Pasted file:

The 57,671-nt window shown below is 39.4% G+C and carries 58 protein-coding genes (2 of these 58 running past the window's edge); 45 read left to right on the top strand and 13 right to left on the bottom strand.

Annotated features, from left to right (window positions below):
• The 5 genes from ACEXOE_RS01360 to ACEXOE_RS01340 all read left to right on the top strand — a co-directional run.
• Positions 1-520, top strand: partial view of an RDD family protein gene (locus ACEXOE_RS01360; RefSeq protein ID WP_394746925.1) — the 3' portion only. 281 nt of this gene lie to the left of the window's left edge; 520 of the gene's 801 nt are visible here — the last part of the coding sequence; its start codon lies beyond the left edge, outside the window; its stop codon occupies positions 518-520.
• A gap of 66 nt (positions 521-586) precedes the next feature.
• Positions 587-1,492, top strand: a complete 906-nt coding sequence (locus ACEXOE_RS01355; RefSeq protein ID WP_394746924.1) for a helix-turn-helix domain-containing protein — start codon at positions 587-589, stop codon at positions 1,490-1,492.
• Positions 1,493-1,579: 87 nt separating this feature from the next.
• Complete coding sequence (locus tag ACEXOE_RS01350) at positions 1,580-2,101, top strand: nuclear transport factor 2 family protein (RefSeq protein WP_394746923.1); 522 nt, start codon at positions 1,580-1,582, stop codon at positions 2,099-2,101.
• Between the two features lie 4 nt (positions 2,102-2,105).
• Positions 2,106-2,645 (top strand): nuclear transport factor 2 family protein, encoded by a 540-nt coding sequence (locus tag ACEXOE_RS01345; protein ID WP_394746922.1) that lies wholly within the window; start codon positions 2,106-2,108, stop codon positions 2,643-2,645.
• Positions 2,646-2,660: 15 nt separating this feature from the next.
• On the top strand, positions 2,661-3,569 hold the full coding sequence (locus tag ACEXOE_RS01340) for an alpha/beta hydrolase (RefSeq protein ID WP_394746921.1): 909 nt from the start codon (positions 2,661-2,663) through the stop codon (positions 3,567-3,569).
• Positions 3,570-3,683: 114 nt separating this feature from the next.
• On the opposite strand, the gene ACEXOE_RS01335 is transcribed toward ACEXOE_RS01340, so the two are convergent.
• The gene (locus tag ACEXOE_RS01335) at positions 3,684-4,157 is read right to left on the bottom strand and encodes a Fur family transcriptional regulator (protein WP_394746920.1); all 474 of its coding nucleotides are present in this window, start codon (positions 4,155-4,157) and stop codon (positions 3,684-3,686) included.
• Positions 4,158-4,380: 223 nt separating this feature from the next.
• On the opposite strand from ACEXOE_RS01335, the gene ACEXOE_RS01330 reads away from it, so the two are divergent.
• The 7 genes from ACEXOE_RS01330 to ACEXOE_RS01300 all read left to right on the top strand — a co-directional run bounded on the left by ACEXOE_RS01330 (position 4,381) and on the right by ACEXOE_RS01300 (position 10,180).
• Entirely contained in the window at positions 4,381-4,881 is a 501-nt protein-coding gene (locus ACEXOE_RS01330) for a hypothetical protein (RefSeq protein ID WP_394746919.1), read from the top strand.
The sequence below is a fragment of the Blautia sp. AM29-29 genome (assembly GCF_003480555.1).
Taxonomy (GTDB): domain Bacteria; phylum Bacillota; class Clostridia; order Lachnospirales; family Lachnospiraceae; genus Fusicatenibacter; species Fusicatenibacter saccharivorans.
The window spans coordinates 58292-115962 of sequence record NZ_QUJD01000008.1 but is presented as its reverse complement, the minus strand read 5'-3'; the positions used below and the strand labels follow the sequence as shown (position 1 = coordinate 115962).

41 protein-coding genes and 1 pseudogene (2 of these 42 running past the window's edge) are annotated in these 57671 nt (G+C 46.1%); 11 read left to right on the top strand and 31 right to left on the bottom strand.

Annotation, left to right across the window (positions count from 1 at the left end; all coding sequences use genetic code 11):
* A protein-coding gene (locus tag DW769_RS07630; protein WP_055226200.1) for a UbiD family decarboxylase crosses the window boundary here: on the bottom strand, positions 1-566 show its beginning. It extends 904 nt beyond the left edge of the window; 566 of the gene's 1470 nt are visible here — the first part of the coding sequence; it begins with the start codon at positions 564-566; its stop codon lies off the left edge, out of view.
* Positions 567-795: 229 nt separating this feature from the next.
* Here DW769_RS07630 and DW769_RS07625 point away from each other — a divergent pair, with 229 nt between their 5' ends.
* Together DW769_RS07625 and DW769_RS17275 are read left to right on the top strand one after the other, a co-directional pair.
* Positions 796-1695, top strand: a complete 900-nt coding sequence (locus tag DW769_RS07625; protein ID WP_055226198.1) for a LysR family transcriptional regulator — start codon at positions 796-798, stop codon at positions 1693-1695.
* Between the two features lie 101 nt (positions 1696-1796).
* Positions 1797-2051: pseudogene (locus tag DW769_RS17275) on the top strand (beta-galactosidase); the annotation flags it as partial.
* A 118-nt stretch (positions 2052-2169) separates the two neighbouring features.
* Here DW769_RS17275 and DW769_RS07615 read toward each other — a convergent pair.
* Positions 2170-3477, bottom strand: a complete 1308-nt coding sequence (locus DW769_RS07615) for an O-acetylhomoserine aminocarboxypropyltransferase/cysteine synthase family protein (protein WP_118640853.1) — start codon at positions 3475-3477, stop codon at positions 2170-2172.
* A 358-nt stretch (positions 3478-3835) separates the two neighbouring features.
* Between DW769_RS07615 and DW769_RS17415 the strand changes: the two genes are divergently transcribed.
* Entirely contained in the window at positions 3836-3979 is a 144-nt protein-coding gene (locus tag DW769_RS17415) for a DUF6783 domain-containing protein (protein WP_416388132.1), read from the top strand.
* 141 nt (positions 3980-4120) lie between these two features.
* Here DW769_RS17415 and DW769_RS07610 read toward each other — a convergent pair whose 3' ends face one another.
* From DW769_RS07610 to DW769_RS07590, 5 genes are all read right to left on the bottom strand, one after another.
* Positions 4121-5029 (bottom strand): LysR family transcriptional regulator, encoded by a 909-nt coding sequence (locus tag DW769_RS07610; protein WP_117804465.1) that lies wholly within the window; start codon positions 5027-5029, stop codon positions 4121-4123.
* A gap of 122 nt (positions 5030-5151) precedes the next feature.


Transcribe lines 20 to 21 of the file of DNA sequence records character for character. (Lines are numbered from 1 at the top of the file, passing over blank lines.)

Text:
The sequence below is a fragment of the Blautia sp. AM29-29 genome (assembly GCF_003480555.1).
Taxonomy (GTDB): domain Bacteria; phylum Bacillota; class Clostridia; order Lachnospirales; family Lachnospiraceae; genus Fusicatenibacter; species Fusicatenibacter saccharivorans.